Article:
We often associate the word “succulents” with cacti, but this category of plants includes a wide range of species from all over the world.
The term is used to refer to any plant which stores water in its stem or leaves. Many types of succulent species tend to be sensitive to pesticides and may develop severe burns or other symptoms when treated.
Even neem oil, known for its effectiveness and compatibility with a wide range of plants, has its shrew of horror stories when used on succulents.
But does this mean neem oil is bad for your succulent plants?
Can You Use Neem Oil On Succulents
The good news is that you actually can safely use neem oil on most succulents.
By following some simple rules and paying attention to your plant’s reactions, Neem can become a succulent’s best friend.
Common Mistakes with Succulents
Most of the horror stories you’ll find online can be traced back to a few common mistakes.
Thankfully, these mistakes are easy to avoid once you’re aware of them.
Here are some of the most frequently reported ones:
- NEVER use a commercial pre-mixed neem spray on succulents. Neem oil begins degrading as soon as it’s mixed with water, so the product is likely heavily degraded by the time you receive it. Additionally, you have no control over the contents of sprays you didn’t make yourself.
- NEVER spray plants in full sun. Not only does Neem oil break down when exposed to UV rays, most succulents will suffer severe leaf burns if the leaves get wet while exposed to the midday sun.
- ALWAYS test before making a full application. This cannot be stressed enough, especially on succulents. Apply a small amount of your neem spray to a single leaf or piece of stem and wait 24 hours to see if there’s a negative reaction – never the entire plant. Any signs of distress means the plant has an allergy or oversensitivity to Neem, and you should use a different method.
- NEVER use raw neem oil as a foliar spray on sensitive plants. Azadirachtin can cause severe burns and do far more harm than good. Instead, only use clarified Neem for sprays, and reserve raw Neem for soil soaks.
- NEVER mix Neem with other solutions, such as isopropyl alcohol. Not only can this cause a reaction in some cases, but many of the suggestions you’ll find online are harmful to your plants. Insecticidal soap is considered the only safe additive for neem oil when used as the emulsifying agent.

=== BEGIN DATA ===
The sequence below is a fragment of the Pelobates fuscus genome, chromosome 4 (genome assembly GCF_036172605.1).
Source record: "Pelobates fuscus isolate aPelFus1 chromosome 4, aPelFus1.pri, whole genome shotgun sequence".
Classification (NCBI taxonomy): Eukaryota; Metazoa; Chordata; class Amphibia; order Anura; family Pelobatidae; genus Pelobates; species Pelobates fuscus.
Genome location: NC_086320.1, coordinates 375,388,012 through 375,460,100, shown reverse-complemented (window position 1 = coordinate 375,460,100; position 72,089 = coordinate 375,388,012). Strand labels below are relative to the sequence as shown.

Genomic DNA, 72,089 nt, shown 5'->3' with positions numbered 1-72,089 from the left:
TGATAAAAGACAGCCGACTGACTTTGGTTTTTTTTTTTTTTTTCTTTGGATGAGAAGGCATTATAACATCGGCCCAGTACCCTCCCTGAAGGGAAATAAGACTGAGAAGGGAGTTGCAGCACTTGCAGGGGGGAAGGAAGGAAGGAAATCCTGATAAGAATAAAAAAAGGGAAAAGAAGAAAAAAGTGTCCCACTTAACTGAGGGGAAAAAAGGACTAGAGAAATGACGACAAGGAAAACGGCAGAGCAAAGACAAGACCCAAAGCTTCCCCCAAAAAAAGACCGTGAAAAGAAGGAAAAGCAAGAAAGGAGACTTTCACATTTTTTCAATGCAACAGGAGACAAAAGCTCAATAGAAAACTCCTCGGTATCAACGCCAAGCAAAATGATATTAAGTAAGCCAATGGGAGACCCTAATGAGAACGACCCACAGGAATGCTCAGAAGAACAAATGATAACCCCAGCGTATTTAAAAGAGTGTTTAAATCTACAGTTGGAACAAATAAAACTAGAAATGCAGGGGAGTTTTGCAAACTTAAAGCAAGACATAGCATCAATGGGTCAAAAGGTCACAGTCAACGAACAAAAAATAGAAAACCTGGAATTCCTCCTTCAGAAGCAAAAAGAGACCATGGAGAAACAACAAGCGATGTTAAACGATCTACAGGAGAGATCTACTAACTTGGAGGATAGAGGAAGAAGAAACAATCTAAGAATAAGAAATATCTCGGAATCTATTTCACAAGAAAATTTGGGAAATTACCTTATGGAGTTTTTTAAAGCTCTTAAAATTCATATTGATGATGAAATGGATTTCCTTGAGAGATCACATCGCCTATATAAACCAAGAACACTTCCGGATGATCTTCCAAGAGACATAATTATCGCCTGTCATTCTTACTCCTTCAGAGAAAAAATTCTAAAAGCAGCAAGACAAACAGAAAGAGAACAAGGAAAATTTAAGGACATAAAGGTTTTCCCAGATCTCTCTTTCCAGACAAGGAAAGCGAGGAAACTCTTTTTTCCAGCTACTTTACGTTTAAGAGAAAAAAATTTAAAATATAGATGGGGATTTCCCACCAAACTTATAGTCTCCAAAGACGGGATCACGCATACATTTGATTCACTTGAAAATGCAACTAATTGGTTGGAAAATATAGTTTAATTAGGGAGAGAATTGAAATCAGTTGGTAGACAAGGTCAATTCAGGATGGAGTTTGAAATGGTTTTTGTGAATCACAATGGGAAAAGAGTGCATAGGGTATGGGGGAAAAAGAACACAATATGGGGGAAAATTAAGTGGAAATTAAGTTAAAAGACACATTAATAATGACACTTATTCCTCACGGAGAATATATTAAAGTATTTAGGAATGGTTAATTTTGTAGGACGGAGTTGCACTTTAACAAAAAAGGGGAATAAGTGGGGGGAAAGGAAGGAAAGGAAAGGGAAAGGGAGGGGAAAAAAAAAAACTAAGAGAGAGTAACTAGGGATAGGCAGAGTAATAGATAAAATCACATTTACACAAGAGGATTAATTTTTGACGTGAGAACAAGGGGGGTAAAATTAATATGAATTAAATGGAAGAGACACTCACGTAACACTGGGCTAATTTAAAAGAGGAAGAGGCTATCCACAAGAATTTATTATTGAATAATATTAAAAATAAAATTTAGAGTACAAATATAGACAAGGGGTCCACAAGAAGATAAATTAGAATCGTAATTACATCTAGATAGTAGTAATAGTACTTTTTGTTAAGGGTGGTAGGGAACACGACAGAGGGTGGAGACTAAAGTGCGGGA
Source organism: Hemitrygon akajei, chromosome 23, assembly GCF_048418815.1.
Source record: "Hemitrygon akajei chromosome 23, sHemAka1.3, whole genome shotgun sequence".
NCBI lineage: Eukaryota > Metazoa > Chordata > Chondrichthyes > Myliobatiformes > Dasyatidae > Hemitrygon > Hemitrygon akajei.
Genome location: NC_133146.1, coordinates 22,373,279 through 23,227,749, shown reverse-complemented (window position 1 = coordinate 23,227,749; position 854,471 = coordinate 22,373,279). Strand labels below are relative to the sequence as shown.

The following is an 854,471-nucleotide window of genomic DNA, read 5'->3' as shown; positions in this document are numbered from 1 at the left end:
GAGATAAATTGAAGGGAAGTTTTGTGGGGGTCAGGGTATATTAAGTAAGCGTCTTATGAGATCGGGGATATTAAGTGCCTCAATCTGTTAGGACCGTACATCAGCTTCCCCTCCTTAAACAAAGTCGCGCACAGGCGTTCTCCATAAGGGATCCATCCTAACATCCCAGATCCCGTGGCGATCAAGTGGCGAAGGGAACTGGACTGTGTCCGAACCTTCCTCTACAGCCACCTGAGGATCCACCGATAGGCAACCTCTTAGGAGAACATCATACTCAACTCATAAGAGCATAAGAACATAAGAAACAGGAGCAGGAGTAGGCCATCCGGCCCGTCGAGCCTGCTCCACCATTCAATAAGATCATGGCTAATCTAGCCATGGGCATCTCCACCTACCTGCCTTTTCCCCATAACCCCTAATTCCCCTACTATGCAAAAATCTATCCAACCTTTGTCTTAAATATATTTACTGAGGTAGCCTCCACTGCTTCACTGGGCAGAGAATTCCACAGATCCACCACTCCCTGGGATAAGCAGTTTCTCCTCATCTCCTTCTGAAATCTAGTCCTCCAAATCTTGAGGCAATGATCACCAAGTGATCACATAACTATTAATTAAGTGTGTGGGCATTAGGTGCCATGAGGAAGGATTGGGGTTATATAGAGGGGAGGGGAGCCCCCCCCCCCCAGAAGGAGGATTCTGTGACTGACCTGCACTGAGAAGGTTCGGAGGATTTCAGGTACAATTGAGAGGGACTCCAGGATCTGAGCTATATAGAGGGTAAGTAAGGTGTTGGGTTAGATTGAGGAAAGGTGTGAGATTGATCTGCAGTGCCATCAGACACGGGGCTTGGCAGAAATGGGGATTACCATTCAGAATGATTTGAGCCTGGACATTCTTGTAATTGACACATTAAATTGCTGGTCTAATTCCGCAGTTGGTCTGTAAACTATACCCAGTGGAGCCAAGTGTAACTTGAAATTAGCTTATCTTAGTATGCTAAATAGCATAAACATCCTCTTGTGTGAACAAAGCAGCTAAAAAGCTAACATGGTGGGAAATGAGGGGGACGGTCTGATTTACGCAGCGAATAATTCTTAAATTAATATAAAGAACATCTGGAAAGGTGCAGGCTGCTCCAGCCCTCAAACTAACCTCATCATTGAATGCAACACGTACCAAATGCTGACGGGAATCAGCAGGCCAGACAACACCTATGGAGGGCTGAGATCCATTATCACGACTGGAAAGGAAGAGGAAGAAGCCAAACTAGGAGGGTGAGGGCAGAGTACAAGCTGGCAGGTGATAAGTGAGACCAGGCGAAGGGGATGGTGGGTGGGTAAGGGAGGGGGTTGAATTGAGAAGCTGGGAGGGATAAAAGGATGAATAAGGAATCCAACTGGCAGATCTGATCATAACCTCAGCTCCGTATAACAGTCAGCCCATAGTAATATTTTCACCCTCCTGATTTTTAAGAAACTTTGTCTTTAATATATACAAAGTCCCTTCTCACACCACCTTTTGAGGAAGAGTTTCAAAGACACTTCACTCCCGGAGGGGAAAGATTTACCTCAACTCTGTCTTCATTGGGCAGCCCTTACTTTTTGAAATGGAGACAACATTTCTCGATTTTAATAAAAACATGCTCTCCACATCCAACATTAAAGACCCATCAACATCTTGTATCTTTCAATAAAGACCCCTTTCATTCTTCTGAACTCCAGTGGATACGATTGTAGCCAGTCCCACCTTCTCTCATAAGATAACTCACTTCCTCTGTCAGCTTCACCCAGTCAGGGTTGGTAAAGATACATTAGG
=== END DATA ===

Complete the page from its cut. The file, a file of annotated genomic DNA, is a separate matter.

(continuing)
Neem Foliar Spray
The most common form of neem treatment, Neem foliar sprays, use clarified hydrophobic neem oil.
This form of Neem has most of the Azadirachtin removed, with only between .5 and 3% percent Azadirachtin remaining.
Always aim for 1% percent or lower when dealing with sensitive plants unless the infestation doesn’t show signs of decrease after two weeks of use.
Emulsify 1 quart of water by adding 1 teaspoon of liquid Dawn dish soap, insecticidal soap, or pure castile soap and gently mixing.
Next, add 1 teaspoon of clarified Neem and blend thoroughly.
Pour the mix into a spray bottle and thoroughly spray your plants.
Be sure to get the undersides of leaves and any crevasses or joints, but avoid spraying the flowers or exposed roots.
Repeat the treatment every other day for 14 days or until the infestation is gone.
It would be best if you only sprayed at dusk or dawn to avoid harming beneficial insects and minimize the risk of sunburn.
The Neem will dissipate in 45 minutes to 1 hour without leaving behind any residue.
Note that you can use neem foliar sprays every two weeks as a preventative.
Special Fungicidal Recipe
This recipe will require you to test each ingredient separately for potential reactions but will work on many succulents to control external fungal infections.
Remove dead leaves and prune away any visibly infected leaves if the infection hasn’t spread too far, but you may need to leave them if the disease has spread too far.
Emulsify one gallon of water using 1 teaspoon of the soaps mentioned.
Next, add 1 teaspoon each of rosemary and peppermint oils, and two tablespoons each of clarified Neem and either olive or almond oils.
Thoroughly treat the plant, including healthy leaves.
Repeat this process every 7 days until the infection is eliminated.
You may continue using treatments monthly as a preventative.
More on Using Neem Oil as a Fungicide
Neem Soil Soak
This is where 100% percent cold-pressed raw neem oil comes in handy.
The effects on infestations are slower than a foliar spray but work just as well and kill subterranean pests, bacteria, and invasive fungal infections.
Create an emulsion using 1 teaspoon of soap per gallon of water and mix in 2 tablespoons of raw Neem.
Pour 2 to 3 cups of the mixture around your plant’s roots, being careful not to splash the stem or visible roots.
This treatment remains active for up to 22 days and should be repeated every three weeks until the infestation is gone.
It can also be applied every three weeks as a preventative.
Read more on Using Neem as a Soil Drench or Soak
The solid byproduct of extracting neem oil, neem cakes still contain trace amounts of raw neem oil.
The cakes are rich in organic matter, micronutrients, and fatty acids, bearing an average NPK of 4-1-2.
These cakes make an excellent fertilizer for succulents that require a similar NPK ratio.
The presence of trace neem also means they’ll attack nematodes, grubs and can help treat soil-based infections such as root rot. Details on Neem for Root Rot.
Learn more about Neem Cakes And How They Are Used
Due to the low neem oil content, neem cakes are sometimes less harmful to sensitive plants, although they carry the same burn risks as any fertilizer when not correctly mixed into the soil.